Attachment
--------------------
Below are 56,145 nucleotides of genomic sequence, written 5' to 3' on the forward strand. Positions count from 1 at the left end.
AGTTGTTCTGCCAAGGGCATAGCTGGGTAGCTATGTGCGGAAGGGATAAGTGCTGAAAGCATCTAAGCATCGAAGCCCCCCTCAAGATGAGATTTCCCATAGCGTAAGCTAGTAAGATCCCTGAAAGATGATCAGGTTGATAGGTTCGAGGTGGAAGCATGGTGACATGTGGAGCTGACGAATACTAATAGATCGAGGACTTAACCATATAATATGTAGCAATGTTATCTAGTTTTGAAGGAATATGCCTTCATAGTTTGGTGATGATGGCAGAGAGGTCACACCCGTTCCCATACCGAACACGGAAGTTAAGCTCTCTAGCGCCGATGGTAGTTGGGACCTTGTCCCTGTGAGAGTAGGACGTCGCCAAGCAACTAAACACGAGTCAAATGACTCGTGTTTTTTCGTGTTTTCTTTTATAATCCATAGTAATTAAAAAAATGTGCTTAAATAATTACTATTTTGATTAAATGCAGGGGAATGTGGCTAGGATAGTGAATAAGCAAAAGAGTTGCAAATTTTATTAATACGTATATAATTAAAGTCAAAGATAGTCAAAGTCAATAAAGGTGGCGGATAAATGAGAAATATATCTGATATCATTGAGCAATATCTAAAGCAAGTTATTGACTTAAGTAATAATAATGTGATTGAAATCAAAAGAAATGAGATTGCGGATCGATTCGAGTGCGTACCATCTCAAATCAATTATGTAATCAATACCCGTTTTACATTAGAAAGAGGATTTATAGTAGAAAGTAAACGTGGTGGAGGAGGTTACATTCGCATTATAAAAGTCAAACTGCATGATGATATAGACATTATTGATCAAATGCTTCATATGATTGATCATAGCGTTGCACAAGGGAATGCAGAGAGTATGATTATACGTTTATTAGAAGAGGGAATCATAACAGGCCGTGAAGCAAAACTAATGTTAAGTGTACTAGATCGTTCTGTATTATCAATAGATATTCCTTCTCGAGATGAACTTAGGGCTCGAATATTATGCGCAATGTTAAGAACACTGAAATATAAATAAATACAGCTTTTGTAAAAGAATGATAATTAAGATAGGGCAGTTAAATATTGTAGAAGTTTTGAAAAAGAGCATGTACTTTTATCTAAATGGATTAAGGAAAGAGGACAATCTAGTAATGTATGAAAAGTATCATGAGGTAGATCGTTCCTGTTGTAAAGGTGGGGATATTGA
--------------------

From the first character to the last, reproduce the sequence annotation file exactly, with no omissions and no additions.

Below are 56,145 nucleotides of genomic sequence, written 5' to 3' on the forward strand. Positions count from 1 at the left end.
AGTTGTTCTGCCAAGGGCATAGCTGGGTAGCTATGTGCGGAAGGGATAAGTGCTGAAAGCATCTAAGCATCGAAGCCCCCCTCAAGATGAGATTTCCCATAGCGTAAGCTAGTAAGATCCCTGAAAGATGATCAGGTTGATAGGTTCGAGGTGGAAGCATGGTGACATGTGGAGCTGACGAATACTAATAGATCGAGGACTTAACCATATAATATGTAGCAATGTTATCTAGTTTTGAAGGAATATGCCTTCATAGTTTGGTGATGATGGCAGAGAGGTCACACCCGTTCCCATACCGAACACGGAAGTTAAGCTCTCTAGCGCCGATGGTAGTTGGGACCTTGTCCCTGTGAGAGTAGGACGTCGCCAAGCAACTAAACACGAGTCAAATGACTCGTGTTTTTTCGTGTTTTCTTTTATAATCCATAGTAATTAAAAAAATGTGCTTAAATAATTACTATTTTGATTAAATGCAGGGGAATGTGGCTAGGATAGTGAATAAGCAAAAGAGTTGCAAATTTTATTAATACGTATATAATTAAAGTCAAAGATAGTCAAAGTCAATAAAGGTGGCGGATAAATGAGAAATATATCTGATATCATTGAGCAATATCTAAAGCAAGTTATTGACTTAAGTAATAATAATGTGATTGAAATCAAAAGAAATGAGATTGCGGATCGATTCGAGTGCGTACCATCTCAAATCAATTATGTAATCAATACCCGTTTTACATTAGAAAGAGGATTTATAGTAGAAAGTAAACGTGGTGGAGGAGGTTACATTCGCATTATAAAAGTCAAACTGCATGATGATATAGACATTATTGATCAAATGCTTCATATGATTGATCATAGCGTTGCACAAGGGAATGCAGAGAGTATGATTATACGTTTATTAGAAGAGGGAATCATAACAGGCCGTGAAGCAAAACTAATGTTAAGTGTACTAGATCGTTCTGTATTATCAATAGATATTCCTTCTCGAGATGAACTTAGGGCTCGAATATTATGCGCAATGTTAAGAACACTGAAATATAAATAAATACAGCTTTTGTAAAAGAATGATAATTAAGATAGGGCAGTTAAATATTGTAGAAGTTTTGAAAAAGAGCATGTACTTTTATCTAAATGGATTAAGGAAAGAGGACAATCTAGTAATGTATGAAAAGTATCATGAGGTAGATCGTTCCTGTTGTAAAGGTGGGGATATTGA